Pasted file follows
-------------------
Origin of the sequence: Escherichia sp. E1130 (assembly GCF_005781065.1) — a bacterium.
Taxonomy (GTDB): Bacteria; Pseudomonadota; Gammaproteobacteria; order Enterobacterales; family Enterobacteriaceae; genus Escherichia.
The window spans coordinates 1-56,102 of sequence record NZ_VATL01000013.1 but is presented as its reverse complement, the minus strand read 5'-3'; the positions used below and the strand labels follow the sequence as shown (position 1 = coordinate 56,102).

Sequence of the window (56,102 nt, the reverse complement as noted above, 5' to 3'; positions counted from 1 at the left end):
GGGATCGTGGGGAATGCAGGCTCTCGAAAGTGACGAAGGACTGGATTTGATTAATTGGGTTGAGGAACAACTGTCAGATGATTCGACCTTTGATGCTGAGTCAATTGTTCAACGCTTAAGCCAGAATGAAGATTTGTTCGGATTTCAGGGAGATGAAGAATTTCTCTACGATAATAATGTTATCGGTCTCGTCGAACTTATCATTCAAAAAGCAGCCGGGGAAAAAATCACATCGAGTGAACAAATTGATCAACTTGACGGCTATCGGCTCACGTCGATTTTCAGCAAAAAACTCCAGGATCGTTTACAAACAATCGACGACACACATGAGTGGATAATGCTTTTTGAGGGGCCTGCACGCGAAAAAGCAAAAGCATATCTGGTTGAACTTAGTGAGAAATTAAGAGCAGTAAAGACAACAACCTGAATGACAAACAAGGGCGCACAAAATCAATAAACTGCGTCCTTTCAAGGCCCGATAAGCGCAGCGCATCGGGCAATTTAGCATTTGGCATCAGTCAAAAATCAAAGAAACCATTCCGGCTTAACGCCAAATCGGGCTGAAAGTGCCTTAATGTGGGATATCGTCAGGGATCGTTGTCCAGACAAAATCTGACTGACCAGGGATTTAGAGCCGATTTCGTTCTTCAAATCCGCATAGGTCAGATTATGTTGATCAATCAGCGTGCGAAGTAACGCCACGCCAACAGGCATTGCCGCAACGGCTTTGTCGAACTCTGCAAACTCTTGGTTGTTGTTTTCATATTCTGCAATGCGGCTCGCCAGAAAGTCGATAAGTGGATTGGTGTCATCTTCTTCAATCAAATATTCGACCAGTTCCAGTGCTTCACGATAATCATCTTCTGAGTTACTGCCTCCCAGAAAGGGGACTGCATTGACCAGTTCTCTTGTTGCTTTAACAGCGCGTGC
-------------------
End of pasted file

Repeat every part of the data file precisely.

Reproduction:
Origin of the sequence: Escherichia sp. E1130 (assembly GCF_005781065.1) — a bacterium.
Taxonomy (GTDB): Bacteria; Pseudomonadota; Gammaproteobacteria; order Enterobacterales; family Enterobacteriaceae; genus Escherichia.
The window spans coordinates 1-56,102 of sequence record NZ_VATL01000013.1 but is presented as its reverse complement, the minus strand read 5'-3'; the positions used below and the strand labels follow the sequence as shown (position 1 = coordinate 56,102).

Sequence of the window (56,102 nt, the reverse complement as noted above, 5' to 3'; positions counted from 1 at the left end):
GGGATCGTGGGGAATGCAGGCTCTCGAAAGTGACGAAGGACTGGATTTGATTAATTGGGTTGAGGAACAACTGTCAGATGATTCGACCTTTGATGCTGAGTCAATTGTTCAACGCTTAAGCCAGAATGAAGATTTGTTCGGATTTCAGGGAGATGAAGAATTTCTCTACGATAATAATGTTATCGGTCTCGTCGAACTTATCATTCAAAAAGCAGCCGGGGAAAAAATCACATCGAGTGAACAAATTGATCAACTTGACGGCTATCGGCTCACGTCGATTTTCAGCAAAAAACTCCAGGATCGTTTACAAACAATCGACGACACACATGAGTGGATAATGCTTTTTGAGGGGCCTGCACGCGAAAAAGCAAAAGCATATCTGGTTGAACTTAGTGAGAAATTAAGAGCAGTAAAGACAACAACCTGAATGACAAACAAGGGCGCACAAAATCAATAAACTGCGTCCTTTCAAGGCCCGATAAGCGCAGCGCATCGGGCAATTTAGCATTTGGCATCAGTCAAAAATCAAAGAAACCATTCCGGCTTAACGCCAAATCGGGCTGAAAGTGCCTTAATGTGGGATATCGTCAGGGATCGTTGTCCAGACAAAATCTGACTGACCAGGGATTTAGAGCCGATTTCGTTCTTCAAATCCGCATAGGTCAGATTATGTTGATCAATCAGCGTGCGAAGTAACGCCACGCCAACAGGCATTGCCGCAACGGCTTTGTCGAACTCTGCAAACTCTTGGTTGTTGTTTTCATATTCTGCAATGCGGCTCGCCAGAAAGTCGATAAGTGGATTGGTGTCATCTTCTTCAATCAAATATTCGACCAGTTCCAGTGCTTCACGATAATCATCTTCTGAGTTACTGCCTCCCAGAAAGGGGACTGCATTGACCAGTTCTCTTGTTGCTTTAACAGCGCGTGC